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Crain’s New York Business has a profile of Tor’s plan for a DRM-free e-book store. (The article is paywalled, but you can read it via Google News search.) It summarizes the situation with the DoJ antitrust lawsuit, and points to that suit and the success of the DRM-free Harry Potter e-book store as the reason publishers are seriously considering DRM-free options.

That said, there is some new material here. Tor founder Tom Doherty and manager of science fiction Patrick Nielsen Hayden talk about wanting to build the kind of “diverse retail economy” you see in bookstores, and are in talks to offer titles from competitors as well. (Better be careful there, guys, wouldn’t want the DoJ to think you’re “conspiring”!) They also say that the DRM-free e-bookstore plan has been in the offing for years (well, that’s technically right, if “they tried it for three days, then nothing for six years” counts—and the original plan was to sell them through Baen).

And then there’s this:

Tor can make the leap largely because of the success of Tor.com, a sci-fi and fantasy website launched in 2008 that features a range of publishers’ books and garners 500,000 unique visitors a month, according to Google Analytics.

The funny thing is, back during the free e-books debacle, when people were complaining about Tor’s lack of e-book follow-through to the free titles they offered (the same ones that are cited in this article as having given Tor “tens of thousands” of email addresses to which they can market), I’m pretty sure I remember hearing the people who ran Tor.com disclaim having much to do with the publishing side at all. In effect, they said, despite the domain name and all, they were just this community website a few low-ranking staffers run; Tor/Forge has its own official website, go and complain there. Now suddenly Tor.com officially is Tor/Forge after all?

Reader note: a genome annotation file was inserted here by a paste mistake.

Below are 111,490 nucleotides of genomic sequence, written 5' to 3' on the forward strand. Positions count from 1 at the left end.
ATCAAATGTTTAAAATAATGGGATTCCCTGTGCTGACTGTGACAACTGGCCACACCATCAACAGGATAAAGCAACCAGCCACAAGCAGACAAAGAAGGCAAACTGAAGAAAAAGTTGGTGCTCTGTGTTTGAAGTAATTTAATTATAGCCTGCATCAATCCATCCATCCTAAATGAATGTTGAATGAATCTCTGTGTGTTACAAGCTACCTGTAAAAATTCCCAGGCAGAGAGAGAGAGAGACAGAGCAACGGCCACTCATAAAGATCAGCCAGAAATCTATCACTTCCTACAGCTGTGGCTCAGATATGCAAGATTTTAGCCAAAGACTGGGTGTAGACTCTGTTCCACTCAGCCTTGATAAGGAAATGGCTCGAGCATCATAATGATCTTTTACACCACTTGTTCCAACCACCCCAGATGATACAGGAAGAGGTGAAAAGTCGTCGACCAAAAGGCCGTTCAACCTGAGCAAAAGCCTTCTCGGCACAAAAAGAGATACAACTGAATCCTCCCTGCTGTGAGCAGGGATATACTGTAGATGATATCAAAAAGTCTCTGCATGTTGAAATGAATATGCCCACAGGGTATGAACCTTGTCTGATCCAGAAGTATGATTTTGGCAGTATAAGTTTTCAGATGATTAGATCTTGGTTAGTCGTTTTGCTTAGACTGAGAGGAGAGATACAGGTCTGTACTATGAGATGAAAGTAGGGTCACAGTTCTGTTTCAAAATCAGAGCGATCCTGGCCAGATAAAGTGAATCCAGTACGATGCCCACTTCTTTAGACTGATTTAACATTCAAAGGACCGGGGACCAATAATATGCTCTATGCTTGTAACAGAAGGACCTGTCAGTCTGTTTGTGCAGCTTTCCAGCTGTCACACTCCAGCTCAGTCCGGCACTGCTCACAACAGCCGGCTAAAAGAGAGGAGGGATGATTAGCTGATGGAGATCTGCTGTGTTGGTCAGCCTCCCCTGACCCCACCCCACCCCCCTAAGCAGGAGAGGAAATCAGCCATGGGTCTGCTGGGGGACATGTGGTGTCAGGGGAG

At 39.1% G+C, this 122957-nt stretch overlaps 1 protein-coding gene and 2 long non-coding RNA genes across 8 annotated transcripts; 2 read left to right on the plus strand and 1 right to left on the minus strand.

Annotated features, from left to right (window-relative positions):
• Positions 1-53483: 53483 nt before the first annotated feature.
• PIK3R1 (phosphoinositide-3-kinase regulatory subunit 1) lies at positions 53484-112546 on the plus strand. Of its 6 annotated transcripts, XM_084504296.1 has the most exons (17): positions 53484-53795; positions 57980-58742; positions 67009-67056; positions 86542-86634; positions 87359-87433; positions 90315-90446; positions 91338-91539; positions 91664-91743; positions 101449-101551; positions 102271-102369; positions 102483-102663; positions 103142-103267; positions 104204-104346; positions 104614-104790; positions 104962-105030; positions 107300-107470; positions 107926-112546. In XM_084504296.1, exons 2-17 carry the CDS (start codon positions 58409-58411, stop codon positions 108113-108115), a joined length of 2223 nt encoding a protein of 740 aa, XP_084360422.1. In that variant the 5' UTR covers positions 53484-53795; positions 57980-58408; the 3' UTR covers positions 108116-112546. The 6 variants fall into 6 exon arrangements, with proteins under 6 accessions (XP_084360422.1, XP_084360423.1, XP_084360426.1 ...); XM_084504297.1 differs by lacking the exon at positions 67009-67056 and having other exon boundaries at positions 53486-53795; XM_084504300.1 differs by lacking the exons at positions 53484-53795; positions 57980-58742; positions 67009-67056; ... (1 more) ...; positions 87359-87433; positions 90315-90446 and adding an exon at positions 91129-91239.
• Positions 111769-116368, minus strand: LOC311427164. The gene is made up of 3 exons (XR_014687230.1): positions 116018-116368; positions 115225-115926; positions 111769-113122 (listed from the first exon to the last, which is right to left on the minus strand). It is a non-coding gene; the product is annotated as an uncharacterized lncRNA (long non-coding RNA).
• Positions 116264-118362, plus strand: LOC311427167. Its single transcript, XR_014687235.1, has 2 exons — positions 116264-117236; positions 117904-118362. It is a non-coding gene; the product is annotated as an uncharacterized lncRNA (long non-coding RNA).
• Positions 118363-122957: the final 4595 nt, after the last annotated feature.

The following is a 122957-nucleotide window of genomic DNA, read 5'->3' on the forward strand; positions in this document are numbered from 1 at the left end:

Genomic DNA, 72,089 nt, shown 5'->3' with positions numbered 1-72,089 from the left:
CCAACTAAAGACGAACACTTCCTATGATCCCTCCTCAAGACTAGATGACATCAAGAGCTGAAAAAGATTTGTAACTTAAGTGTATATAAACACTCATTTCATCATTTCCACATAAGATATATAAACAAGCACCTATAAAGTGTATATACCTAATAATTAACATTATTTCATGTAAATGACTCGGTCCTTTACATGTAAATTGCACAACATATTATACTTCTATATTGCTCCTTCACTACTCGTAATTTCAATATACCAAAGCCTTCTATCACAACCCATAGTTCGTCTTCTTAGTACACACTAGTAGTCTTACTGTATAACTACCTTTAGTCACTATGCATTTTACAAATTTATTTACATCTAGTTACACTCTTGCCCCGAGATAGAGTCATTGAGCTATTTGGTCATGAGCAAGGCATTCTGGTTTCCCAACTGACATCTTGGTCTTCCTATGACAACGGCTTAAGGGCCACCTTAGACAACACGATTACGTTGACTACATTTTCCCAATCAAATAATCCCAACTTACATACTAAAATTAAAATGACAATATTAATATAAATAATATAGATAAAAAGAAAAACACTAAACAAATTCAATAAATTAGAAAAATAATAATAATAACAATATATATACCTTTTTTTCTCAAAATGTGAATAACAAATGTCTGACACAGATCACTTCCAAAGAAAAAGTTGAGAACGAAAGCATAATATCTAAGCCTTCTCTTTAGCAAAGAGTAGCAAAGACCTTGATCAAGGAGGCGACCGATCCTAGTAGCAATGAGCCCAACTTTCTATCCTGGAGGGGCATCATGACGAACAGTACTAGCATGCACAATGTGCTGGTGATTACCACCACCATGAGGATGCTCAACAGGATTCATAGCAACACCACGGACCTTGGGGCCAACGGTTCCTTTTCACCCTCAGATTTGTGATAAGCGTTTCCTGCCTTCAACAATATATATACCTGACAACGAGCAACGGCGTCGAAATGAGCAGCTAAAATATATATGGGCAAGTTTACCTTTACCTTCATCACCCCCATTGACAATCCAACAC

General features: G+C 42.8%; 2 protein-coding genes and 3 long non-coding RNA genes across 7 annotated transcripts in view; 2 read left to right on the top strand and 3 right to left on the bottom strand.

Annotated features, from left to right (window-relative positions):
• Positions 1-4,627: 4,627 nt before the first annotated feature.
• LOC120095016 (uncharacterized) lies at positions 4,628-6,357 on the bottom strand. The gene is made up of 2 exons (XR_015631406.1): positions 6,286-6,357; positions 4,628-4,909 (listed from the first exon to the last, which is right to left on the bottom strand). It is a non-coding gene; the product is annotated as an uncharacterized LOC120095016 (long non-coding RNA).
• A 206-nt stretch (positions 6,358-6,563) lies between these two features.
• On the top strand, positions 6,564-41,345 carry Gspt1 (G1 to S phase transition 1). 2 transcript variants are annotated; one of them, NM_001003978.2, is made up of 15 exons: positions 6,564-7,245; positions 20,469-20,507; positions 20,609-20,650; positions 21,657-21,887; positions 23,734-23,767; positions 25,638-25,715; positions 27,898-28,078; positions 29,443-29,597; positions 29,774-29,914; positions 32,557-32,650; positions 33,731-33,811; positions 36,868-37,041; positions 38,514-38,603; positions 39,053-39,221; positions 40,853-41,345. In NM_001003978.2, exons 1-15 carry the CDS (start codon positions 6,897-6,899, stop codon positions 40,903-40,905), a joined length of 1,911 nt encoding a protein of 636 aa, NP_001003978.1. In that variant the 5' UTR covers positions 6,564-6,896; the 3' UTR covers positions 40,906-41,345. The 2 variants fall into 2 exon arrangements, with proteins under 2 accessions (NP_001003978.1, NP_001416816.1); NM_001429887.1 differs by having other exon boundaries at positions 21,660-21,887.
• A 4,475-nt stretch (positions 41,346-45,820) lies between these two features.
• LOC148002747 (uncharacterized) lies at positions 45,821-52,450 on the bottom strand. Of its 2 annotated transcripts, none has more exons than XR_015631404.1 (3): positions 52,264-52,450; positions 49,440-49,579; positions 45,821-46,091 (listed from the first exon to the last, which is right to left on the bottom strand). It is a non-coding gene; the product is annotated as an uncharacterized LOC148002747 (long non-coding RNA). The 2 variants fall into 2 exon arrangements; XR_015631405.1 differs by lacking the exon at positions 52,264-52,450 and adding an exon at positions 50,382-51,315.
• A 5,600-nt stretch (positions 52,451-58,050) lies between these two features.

(Yeah, I know, from a marketing standpoint the whole purpose of running a site like Tor.com was to suck people in so they could be marketed to later. And I enjoy reading the content on the site as much as anyone else. It just seems a little blatant that they weren’t “really” Tor until it suddenly suited their purposes to be.)

Apart from that, some observers are skeptical that “just [dropping] DRM and [hoping] their stuff won’t get pirated” is much of a solution, or that the Tor e-book store will steal much business away from Amazon. But Doherty said that DRM-free titles from other publishers weren’t pirated any more than the DRM-protected versions Tor had offered were.

Perhaps the Tor DRM-free e-book store is most useful as a symbol: hey, look, major publisher going DRM-free. It’s not clear how many others are willing to follow just yet, though the article does mention a couple of other e-book ventures. And it’s not clear just how many people actually will buy from Tor rather than from better-known places such as Amazon. Still, SF lovers are a brand-loyal lot, and over the last four years Tor has at least managed to build at least some of the same kind of brand equity Baen has.

But Tor.com will probably be useful to its parent company Macmillan as another kind of symbol, as well: something it can hold up to the DoJ as proof they’re trying to be consumer-friendly after all.

(We previously covered this e-book store plan here.)

 
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